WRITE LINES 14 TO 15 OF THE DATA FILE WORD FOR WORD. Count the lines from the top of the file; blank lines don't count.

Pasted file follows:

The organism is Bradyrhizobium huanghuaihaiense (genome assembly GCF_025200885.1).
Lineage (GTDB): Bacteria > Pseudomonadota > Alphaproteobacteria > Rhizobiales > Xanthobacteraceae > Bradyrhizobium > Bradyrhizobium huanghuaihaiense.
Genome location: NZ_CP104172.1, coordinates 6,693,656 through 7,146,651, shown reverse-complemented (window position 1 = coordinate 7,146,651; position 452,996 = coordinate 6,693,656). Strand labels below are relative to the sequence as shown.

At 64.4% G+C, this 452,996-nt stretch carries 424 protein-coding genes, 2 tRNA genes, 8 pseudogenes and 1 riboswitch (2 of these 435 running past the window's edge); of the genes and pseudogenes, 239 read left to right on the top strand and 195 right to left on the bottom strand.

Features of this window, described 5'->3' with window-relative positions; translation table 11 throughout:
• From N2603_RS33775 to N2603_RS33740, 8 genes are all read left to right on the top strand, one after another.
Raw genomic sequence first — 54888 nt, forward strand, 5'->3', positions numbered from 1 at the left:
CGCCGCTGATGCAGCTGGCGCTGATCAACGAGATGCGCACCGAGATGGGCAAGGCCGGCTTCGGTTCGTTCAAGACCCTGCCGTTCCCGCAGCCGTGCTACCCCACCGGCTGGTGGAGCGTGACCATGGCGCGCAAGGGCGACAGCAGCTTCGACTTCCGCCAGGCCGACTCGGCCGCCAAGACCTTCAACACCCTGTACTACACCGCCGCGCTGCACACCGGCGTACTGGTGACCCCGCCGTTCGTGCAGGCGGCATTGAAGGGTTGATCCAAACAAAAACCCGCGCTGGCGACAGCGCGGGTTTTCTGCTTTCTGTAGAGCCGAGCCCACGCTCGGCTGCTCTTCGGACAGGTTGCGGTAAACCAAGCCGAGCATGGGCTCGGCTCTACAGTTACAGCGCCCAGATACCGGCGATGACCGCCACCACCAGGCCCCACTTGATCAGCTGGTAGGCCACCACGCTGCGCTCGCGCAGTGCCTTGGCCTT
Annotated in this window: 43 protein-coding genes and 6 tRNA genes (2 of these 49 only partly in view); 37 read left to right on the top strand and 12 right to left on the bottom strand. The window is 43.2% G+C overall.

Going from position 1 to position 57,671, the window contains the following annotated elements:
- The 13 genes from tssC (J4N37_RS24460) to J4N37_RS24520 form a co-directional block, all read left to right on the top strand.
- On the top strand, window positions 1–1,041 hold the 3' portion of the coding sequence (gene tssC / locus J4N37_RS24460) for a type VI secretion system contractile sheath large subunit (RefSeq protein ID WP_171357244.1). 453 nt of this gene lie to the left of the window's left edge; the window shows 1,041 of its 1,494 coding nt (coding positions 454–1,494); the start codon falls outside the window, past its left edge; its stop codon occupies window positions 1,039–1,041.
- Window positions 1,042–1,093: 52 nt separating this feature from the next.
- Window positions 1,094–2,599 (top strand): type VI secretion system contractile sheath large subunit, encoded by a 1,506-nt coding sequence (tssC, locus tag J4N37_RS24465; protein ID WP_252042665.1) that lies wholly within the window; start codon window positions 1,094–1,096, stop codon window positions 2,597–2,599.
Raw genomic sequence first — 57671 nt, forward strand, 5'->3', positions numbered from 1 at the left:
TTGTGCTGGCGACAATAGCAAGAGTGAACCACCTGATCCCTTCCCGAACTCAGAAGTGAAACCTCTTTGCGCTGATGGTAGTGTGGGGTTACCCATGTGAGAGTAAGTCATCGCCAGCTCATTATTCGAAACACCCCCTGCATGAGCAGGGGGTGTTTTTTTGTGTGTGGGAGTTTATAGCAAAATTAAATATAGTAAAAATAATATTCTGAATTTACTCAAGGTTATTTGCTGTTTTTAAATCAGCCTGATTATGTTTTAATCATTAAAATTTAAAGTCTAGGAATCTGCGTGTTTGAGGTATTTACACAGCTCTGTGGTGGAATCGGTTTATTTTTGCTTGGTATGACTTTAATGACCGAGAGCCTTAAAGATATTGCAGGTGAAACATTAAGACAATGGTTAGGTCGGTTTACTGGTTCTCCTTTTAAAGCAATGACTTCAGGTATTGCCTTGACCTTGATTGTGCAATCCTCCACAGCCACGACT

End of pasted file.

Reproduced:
- Window positions 1,094–2,599 (top strand): type VI secretion system contractile sheath large subunit, encoded by a 1,506-nt coding sequence (tssC, locus tag J4N37_RS24465; protein ID WP_252042665.1) that lies wholly within the window; start codon window positions 1,094–1,096, stop codon window positions 2,597–2,599.
Raw genomic sequence first — 57671 nt, forward strand, 5'->3', positions numbered from 1 at the left: